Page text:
Smog Situation in Delhi: Nature’s Cry for Help ..................................................
Nature’s Cry for Help
The morning of 31st October, 2016, saw the city of Delhi, and a few neighboring areas, shrouded in a blanket of thick smog. While the initial thought of most people was that the winters had hit Delhi early this year, however, the idea faded away quickly when most of them realized that the weather was in fact not cold at all. The temperatures throughout the day continued to be around 30’C to 35’C but the blanket of smog still engulfed the city and the visibility continued to remain really poor. Soon thereafter, news started to pour in about how the smog enveloping Delhi was actually due to the intense air pollution caused by burning of crackers on. 30th October, 2016, the night of Diwali. The pollution levels reached an alarming 40 times over the safe limit levels and the residents were left with no alternative but to breathe the noxious gasses. . Such was the situation of Delhi that it beat Beijing’s worst air pollution events on the Diwali night of 2016 rendering all the measures and pledges enforced and taken by the government and public respectively failing to do any good.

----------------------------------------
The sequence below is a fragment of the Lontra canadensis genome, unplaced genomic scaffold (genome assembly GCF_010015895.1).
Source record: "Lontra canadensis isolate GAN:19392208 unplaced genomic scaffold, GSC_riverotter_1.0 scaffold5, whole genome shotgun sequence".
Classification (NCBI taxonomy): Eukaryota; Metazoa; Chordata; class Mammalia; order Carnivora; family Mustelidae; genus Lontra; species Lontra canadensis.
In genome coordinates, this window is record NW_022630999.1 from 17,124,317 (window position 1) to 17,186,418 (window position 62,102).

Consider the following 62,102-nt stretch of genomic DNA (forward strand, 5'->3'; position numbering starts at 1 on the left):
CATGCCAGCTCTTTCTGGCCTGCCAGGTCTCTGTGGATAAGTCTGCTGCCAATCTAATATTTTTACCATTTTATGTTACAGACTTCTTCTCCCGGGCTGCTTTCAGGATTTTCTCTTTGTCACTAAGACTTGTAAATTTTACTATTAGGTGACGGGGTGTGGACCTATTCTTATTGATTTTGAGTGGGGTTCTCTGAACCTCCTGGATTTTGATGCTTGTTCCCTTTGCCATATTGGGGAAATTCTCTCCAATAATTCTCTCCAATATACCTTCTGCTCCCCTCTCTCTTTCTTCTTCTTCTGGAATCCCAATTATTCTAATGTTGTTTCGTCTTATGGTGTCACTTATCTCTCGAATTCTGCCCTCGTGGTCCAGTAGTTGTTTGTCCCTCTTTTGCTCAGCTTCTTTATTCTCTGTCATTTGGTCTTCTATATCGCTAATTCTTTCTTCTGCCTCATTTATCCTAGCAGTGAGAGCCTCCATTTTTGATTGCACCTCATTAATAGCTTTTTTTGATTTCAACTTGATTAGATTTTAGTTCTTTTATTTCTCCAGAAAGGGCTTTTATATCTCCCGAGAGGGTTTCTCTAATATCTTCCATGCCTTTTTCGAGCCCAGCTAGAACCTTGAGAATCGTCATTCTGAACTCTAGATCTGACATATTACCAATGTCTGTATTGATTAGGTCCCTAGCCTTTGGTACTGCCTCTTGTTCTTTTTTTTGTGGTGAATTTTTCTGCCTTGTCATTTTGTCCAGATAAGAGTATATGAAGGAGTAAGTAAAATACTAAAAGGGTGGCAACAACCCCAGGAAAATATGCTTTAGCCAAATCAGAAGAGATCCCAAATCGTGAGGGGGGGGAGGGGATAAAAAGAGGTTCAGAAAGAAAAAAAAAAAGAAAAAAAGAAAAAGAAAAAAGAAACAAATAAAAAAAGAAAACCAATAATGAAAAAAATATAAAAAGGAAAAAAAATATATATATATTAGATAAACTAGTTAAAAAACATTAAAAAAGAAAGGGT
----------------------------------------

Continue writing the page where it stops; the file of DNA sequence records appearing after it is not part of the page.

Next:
On 31st October 2016, and for at least one week after, the visibility in most areas of the city dropped down to zero leading to a lot of flights being cancelled as well as trains being delayed owing to the same. Normal life of the residents was severely disrupted and most people chose to stay indoors due to the extreme difficulty in safely maneuvering the roads. Such was the gravity of the situation that over the next few days, schools all over the city had to declare leaves because of the fact that the kids were unable to reach school on their own and because school buses were unable to effectively ply due to the poor visibility on the roads severely multiplying the chances of an accident. Even otherwise, Delhi is admittedly not a very pollution free city. . In fact, it is one of the most polluted cities in India and the government, as well as the people, of Delhi, has constantly been warned by internal and external agencies alike to do something about the degrading quality of breathable air in the region. Delhi has also seen a substantial rise in the number of people suffering from breathing disorders in the last few years owing to the falling standards of air purity. However, the morning after Diwali witnessed a new low in this alarming chain of events. The Particulate Matter Pollutants Level, which is normally between 2.5 and 10, had reached levels roughly 15 times above the generally accepted safe limits. The reports submitted by The Delhi Pollution Control Committee state that the air quality in certain places, such as RK Puram, was 42 times worse than what can be termed as a safe limit.